And so what does all this have to do with tolerations you ask? If your life is full of things that are keeping you from being fully engaged at work, then you are stifling your ability to be a positive influence and contribute. How we show up for work matters. The work we do matters and is needed, even if it isn’t what we want to do long term. The impact we have on the people around us matters and our contribution is important. Being able to work is a blessing, especially when you’ve connected it with something beyond yourself.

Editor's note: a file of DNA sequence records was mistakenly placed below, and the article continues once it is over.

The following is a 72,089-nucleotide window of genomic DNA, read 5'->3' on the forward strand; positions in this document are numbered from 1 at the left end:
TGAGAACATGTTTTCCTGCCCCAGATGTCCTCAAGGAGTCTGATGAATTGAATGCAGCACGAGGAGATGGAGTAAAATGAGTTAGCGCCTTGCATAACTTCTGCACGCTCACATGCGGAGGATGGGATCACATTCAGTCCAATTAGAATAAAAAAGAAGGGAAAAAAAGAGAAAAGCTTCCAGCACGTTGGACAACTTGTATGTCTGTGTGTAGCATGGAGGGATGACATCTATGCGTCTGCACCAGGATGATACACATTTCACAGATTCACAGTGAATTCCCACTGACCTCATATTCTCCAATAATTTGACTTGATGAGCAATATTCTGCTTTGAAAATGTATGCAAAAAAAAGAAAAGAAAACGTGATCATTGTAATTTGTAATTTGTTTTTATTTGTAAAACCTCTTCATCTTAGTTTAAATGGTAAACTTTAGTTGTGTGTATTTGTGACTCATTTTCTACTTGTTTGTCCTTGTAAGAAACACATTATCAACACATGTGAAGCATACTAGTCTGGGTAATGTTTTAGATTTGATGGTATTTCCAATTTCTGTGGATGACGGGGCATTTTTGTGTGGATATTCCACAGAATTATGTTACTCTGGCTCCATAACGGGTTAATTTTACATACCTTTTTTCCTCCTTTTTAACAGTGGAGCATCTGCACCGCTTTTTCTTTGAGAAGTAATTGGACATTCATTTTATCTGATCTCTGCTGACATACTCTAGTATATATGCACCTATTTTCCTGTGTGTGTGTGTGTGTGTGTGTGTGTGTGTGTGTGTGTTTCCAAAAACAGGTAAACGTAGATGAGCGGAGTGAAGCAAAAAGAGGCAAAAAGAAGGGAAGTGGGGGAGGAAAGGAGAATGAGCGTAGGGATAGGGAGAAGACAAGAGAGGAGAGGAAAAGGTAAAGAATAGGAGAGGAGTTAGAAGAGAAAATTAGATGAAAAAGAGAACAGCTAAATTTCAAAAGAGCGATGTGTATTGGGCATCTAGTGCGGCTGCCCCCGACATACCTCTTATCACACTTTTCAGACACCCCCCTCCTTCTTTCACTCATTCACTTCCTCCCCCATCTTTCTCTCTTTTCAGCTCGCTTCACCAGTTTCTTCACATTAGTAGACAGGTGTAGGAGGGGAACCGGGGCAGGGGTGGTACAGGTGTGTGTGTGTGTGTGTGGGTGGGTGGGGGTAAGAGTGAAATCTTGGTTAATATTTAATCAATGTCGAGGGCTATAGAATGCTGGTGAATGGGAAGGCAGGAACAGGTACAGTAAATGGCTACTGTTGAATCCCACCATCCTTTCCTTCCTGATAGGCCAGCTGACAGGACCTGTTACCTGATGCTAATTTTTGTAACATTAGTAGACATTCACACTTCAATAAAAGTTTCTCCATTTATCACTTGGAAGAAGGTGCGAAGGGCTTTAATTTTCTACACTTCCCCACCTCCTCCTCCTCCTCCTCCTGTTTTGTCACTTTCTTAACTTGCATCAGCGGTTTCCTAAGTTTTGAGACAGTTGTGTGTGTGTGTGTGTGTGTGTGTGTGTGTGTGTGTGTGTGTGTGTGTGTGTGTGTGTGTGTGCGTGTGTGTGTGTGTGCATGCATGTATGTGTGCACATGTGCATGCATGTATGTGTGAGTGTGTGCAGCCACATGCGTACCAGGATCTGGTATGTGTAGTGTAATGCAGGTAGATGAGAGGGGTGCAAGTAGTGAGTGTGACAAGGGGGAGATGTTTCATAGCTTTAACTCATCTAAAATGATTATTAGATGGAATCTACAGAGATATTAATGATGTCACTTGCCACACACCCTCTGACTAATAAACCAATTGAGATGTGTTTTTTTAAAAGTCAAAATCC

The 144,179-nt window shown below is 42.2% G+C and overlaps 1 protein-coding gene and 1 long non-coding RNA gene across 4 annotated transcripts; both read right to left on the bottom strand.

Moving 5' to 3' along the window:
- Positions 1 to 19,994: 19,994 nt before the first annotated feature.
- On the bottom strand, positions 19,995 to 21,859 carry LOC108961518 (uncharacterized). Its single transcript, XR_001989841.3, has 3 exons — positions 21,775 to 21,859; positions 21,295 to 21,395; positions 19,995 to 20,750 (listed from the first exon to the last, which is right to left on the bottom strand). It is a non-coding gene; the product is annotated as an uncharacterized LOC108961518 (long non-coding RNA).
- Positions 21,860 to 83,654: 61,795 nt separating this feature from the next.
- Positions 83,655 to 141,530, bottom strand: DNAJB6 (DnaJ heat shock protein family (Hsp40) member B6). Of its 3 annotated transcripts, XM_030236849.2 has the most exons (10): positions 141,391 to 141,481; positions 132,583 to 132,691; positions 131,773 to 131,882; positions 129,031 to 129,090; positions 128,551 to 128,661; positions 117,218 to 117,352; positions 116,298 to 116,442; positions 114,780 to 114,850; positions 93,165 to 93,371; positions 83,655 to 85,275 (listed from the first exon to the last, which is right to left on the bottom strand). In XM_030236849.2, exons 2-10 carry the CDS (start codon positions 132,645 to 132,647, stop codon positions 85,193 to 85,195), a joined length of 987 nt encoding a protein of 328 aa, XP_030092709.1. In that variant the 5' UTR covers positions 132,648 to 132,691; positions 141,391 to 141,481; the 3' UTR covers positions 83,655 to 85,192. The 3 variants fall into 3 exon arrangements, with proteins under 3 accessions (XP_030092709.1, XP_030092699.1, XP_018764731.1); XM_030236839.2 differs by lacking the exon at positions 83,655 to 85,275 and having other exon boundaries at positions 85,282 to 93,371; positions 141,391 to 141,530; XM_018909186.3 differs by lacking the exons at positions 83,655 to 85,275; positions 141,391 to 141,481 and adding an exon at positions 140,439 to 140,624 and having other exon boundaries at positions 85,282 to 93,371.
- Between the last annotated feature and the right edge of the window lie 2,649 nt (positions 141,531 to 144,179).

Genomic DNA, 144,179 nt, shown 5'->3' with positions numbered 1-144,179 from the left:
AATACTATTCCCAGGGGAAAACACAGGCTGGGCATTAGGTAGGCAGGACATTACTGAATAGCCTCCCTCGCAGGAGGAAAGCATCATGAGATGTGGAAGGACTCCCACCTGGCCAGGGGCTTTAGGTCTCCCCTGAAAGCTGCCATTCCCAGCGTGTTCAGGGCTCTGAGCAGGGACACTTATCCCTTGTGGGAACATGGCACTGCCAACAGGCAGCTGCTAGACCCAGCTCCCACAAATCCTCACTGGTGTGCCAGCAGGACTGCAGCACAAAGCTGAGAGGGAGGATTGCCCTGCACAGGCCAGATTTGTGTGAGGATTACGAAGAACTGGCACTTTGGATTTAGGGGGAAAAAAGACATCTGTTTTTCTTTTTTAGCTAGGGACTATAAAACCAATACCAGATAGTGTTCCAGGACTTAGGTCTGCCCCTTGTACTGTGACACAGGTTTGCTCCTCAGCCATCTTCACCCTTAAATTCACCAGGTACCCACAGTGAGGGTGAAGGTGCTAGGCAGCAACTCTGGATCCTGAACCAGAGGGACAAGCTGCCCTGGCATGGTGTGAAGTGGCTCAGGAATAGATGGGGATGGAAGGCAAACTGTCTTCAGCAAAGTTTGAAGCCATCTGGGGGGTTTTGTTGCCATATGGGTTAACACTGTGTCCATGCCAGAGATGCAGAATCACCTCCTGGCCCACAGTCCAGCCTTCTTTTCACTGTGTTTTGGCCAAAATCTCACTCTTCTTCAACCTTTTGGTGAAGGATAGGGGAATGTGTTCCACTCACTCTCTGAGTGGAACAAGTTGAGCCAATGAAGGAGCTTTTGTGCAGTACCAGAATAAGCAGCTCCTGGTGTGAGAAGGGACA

This week’s worksheet is about working in a way that is optimal. In their book “The Power of Full Engagement”, Jim Loehr and Tony Scwhartz write about how managing our energy, not our time, is the key to high performance and personal renewal. I believe one of the reasons so many of the endorsements I’ve received include statements about not just my talents but that I am fun to work with and calm under pressure is because I was doing this most of the time on a day-to-day basis. Not to the level this book takes it, I wish I had found it sooner. In the book they write “To be fully engaged, we must be physically energized, emotionally connected, mentally focused and spiritually aligned with a purpose beyond our immediate self-interest.” All the work we’re doing in this six week series touches on these areas. This week’s worksheet will focus on our work environment specifically. But I think it is important to re-iterate here that we are not compartmentalized beings, and when we’re not taking care of all these areas we’re not able to be our best, no matter how organized our desk and work is.